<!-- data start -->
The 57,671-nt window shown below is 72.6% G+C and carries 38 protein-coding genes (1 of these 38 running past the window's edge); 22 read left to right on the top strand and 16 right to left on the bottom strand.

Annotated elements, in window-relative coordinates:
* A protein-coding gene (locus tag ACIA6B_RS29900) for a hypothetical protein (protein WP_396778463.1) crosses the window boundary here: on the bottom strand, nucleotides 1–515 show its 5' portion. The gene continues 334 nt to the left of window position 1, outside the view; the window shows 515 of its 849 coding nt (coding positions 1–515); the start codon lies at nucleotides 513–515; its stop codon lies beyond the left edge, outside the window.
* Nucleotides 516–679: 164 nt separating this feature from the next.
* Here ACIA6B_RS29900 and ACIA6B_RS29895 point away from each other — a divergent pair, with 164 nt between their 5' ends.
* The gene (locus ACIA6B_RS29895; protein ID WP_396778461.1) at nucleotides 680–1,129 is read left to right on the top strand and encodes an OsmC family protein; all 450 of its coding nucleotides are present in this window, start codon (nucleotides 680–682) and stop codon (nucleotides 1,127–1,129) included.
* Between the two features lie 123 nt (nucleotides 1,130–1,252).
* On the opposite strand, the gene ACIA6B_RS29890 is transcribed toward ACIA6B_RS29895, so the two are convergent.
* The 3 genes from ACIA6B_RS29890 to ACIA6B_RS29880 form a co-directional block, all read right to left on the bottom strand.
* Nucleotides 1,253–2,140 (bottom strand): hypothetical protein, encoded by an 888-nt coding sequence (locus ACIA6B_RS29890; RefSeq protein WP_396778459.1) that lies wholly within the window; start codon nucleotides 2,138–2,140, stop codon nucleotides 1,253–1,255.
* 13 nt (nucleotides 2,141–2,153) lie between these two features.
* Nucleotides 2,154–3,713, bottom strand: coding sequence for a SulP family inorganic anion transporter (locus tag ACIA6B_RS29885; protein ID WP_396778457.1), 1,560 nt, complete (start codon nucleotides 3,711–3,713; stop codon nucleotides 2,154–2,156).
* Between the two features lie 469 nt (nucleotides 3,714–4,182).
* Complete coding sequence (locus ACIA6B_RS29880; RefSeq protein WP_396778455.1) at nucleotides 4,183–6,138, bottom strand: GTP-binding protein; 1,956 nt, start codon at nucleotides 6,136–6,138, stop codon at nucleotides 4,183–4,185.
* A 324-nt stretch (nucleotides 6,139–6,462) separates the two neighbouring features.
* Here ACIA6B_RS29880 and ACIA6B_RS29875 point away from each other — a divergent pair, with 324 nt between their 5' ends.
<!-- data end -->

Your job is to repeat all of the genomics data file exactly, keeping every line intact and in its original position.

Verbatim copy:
The 57,671-nt window shown below is 72.6% G+C and carries 38 protein-coding genes (1 of these 38 running past the window's edge); 22 read left to right on the top strand and 16 right to left on the bottom strand.

Annotated elements, in window-relative coordinates:
* A protein-coding gene (locus tag ACIA6B_RS29900) for a hypothetical protein (protein WP_396778463.1) crosses the window boundary here: on the bottom strand, nucleotides 1–515 show its 5' portion. The gene continues 334 nt to the left of window position 1, outside the view; the window shows 515 of its 849 coding nt (coding positions 1–515); the start codon lies at nucleotides 513–515; its stop codon lies beyond the left edge, outside the window.
* Nucleotides 516–679: 164 nt separating this feature from the next.
* Here ACIA6B_RS29900 and ACIA6B_RS29895 point away from each other — a divergent pair, with 164 nt between their 5' ends.
* The gene (locus ACIA6B_RS29895; protein ID WP_396778461.1) at nucleotides 680–1,129 is read left to right on the top strand and encodes an OsmC family protein; all 450 of its coding nucleotides are present in this window, start codon (nucleotides 680–682) and stop codon (nucleotides 1,127–1,129) included.
* Between the two features lie 123 nt (nucleotides 1,130–1,252).
* On the opposite strand, the gene ACIA6B_RS29890 is transcribed toward ACIA6B_RS29895, so the two are convergent.
* The 3 genes from ACIA6B_RS29890 to ACIA6B_RS29880 form a co-directional block, all read right to left on the bottom strand.
* Nucleotides 1,253–2,140 (bottom strand): hypothetical protein, encoded by an 888-nt coding sequence (locus ACIA6B_RS29890; RefSeq protein WP_396778459.1) that lies wholly within the window; start codon nucleotides 2,138–2,140, stop codon nucleotides 1,253–1,255.
* 13 nt (nucleotides 2,141–2,153) lie between these two features.
* Nucleotides 2,154–3,713, bottom strand: coding sequence for a SulP family inorganic anion transporter (locus tag ACIA6B_RS29885; protein ID WP_396778457.1), 1,560 nt, complete (start codon nucleotides 3,711–3,713; stop codon nucleotides 2,154–2,156).
* Between the two features lie 469 nt (nucleotides 3,714–4,182).
* Complete coding sequence (locus ACIA6B_RS29880; RefSeq protein WP_396778455.1) at nucleotides 4,183–6,138, bottom strand: GTP-binding protein; 1,956 nt, start codon at nucleotides 6,136–6,138, stop codon at nucleotides 4,183–4,185.
* A 324-nt stretch (nucleotides 6,139–6,462) separates the two neighbouring features.
* Here ACIA6B_RS29880 and ACIA6B_RS29875 point away from each other — a divergent pair, with 324 nt between their 5' ends.